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I’m not sure I can. Those modifications are done on the AST, which is built over the text document. So the symbol for the name will be replaced in the AST, which will be synced back to the text document by magic. I don’t think I can intercept that at that point.
Besides, I’d have to ensure that I caught all possible operations which might make non-local edits which would break the code in this way.
IntelliJ in general is not designed around non-local text-based manipulation, which has made getting parinfer in very hard.
So I’m interested what everyone thinks. In noctuid’s article, he argues basically (ignoring all the Emacs stuff) that a combination of auto-indentation and then an action which will indent and rebalance the parens will get most of parinfer’s advantages with none of the disadvantages. What does everyone think about this?
You miss the sort-of automatic paredit, but from shaunlebron's comment above it looks like that may not work as well as hoped due to the issues snoe has raised.
This means that the modifications are local rather than global, but I’m actually starting to think that that is an advantage.
It does not require running paren mode over the whole doc on file open, which has made this a non-starter for several people that I’ve seen.
Assuming the auto-indentation works correctly, I’m actually inclined to agree with him. I’m interested in feedback or counter arguments
In fact, it has one big advantage over parinfer - it doesn’t require mode switching, but provides the main things that users seem to want from both modes (auto-indent from paren mode, and rebalancing based on indentation from indent mode).
it remains true in some cases, obviously, but it’s certainly broken in enough cases that it can’t be advertised like that anymore
Yeah. I’m interested whether people using parinfer a lot actually use that. It always seemed to me like it doesn’t offer enough control - I don’t usually slurp or barf to the end of the line.
From my POV, the hypothetical mode above has another huge advantage - it works much better with IntelliJ’s model.
2. the aggressive-indent + rebalance action based on indentation is another idea that will have tradeoffs that noctuid mentions
in the absence of modes, we must deduce user intention about what is to be preserved by the action the user is taking
But pasting code containing indentation doesn’t work correctly with indent mode either.
it must work in Indent Mode because transformation is based on text not user action
If you’re pasting code after a bunch of spaces, which is pretty common, it won’t work.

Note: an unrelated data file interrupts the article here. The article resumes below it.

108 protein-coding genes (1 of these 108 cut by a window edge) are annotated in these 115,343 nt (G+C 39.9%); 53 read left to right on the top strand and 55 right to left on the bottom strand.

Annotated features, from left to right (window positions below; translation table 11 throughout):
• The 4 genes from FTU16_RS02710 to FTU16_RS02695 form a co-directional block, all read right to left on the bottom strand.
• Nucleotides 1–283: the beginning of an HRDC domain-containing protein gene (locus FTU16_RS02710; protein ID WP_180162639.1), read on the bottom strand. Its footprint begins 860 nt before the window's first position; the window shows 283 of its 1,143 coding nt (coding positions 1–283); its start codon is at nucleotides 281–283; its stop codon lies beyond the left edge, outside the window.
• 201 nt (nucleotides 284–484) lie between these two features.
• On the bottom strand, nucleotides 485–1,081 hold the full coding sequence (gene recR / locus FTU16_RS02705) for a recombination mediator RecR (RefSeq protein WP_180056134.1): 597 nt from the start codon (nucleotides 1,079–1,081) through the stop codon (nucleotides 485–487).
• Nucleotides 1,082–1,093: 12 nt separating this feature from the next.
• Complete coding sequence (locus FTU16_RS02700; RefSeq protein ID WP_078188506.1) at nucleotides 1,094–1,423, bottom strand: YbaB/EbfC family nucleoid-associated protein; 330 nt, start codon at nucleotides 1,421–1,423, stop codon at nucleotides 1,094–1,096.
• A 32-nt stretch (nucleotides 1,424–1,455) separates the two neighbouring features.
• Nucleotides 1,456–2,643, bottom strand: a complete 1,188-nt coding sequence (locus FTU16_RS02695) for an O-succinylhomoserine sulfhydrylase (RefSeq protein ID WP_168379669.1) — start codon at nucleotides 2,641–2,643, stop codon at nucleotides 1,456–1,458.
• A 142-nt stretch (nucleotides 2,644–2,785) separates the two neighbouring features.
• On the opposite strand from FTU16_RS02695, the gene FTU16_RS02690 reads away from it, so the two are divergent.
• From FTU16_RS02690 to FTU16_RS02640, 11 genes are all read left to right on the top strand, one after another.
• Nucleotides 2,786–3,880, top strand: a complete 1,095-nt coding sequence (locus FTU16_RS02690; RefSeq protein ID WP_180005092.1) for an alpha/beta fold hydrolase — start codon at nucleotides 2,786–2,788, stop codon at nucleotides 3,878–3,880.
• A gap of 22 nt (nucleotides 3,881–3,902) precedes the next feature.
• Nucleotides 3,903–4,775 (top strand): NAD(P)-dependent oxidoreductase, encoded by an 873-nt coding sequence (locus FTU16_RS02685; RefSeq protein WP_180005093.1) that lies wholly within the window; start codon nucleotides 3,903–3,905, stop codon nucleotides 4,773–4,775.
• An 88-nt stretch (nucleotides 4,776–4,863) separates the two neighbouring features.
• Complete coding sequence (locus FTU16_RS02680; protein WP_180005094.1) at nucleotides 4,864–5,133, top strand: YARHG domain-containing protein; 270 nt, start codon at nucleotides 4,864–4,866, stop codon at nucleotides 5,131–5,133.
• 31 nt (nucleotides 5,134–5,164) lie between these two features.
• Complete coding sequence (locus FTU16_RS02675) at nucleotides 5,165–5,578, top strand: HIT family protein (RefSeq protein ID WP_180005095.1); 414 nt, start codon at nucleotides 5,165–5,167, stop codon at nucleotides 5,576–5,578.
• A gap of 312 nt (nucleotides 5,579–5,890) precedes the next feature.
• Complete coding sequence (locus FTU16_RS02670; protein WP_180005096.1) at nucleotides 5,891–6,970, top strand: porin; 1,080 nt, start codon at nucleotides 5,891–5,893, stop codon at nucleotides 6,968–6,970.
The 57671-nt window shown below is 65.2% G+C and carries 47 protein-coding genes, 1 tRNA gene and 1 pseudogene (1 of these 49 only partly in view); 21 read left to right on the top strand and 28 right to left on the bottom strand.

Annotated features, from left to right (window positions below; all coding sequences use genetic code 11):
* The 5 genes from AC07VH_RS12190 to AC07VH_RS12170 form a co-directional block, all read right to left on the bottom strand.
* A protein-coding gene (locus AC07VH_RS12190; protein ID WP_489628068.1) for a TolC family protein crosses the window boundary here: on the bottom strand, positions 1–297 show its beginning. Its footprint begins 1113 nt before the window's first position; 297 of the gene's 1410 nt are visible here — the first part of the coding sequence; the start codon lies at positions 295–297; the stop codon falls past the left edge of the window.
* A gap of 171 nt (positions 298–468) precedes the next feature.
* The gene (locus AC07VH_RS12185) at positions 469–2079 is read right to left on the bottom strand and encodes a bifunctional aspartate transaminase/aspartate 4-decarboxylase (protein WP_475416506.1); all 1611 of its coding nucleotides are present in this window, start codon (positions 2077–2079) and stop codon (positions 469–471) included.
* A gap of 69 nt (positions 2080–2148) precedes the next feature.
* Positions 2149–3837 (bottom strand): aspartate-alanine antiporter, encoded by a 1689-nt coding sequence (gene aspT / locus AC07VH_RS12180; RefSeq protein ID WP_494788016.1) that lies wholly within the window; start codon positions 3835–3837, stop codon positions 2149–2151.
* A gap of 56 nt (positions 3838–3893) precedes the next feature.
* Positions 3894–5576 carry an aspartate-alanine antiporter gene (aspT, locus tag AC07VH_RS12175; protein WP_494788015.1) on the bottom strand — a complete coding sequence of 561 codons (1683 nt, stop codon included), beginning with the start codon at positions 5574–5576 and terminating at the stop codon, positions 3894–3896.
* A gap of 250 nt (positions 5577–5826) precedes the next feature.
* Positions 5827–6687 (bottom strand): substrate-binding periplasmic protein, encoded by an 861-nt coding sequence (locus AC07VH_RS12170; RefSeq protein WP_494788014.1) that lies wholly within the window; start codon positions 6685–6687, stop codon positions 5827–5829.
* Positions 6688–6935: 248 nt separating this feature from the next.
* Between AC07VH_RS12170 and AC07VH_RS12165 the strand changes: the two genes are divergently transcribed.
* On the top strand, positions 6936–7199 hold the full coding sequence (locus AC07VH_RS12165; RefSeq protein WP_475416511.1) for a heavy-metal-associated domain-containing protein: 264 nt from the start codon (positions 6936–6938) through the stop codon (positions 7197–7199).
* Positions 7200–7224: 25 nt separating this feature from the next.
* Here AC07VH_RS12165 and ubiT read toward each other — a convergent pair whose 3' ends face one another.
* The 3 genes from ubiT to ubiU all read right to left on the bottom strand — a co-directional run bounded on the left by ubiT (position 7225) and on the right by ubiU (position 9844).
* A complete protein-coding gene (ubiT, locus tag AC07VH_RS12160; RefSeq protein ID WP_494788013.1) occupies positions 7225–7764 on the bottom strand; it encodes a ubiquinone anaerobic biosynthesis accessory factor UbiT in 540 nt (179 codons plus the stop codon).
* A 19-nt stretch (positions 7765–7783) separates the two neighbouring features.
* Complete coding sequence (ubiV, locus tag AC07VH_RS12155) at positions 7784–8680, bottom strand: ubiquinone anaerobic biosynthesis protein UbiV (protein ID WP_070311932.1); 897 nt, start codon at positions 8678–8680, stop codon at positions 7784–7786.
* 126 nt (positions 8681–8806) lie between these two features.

sorry, never made this share snippets, but I think it’d be constructive to produce an example here
I’m referring to the fact that the indentation is parsed no matter how it gets there
I’ve just closed the square brace, and I press enter, then I paste:
(when true (do-something))
That code gets broken. I mean, I understand why it happens, but it’s a very common case that will confuse users.
I have the additional problem I discussed above, where non-local changes like renames will currently break things badly.
so in the case of pasting this in this new hypothetical mode, it would be pasted, then aggressively indented
I imagine aggressive indent would stop the cursor at the indentation threshold, similar to paren mode
I guess I’m just starting to get the feeling that indentation is actually more fragile than I had assumed.
And I’m starting to think that perhaps changing parens around based on indentation should be the explicit action, not the automatic one.
If only because the refactoring problem I describe above is probably a deal-breaker for me.
we can hypothesize about new users, but we gotta build both and see how they respond
Ok, I’m going to patch this up for now, and then I think I’m going to try to implement hypothetical mode X for a test release that people can try out.
Even if nothing else comes of it, having provoked people to think about it is really valuable.
Hehe, definitely, although I wouldn’t say we’re at the point of marking off parinfer just yet.
I think the issue I raised about tab stops is part of this too. In indent mode, if you are changing the indentation it means you want to change the structure of the code, that can be done imprecisely with spaces or tabs or rebinding tab to paredit slurp or barf. I needed to highlight cursor column to work in indent mode effectively but even then it's so easy to indent one off in, say, long hiccup forms that the number of mistakes i made was always relatively high in the five months i used it. so I've come around to thinking that the paredit functions really do capture structural edits well.
In vim though, paredit or vimsexp, both have insert mappings that keep parens balanced. Parinfer's behavior when typing open or close parens, or removing them is however far better than vims paredit wrap, or indent mappings and I think slightly better than emacs'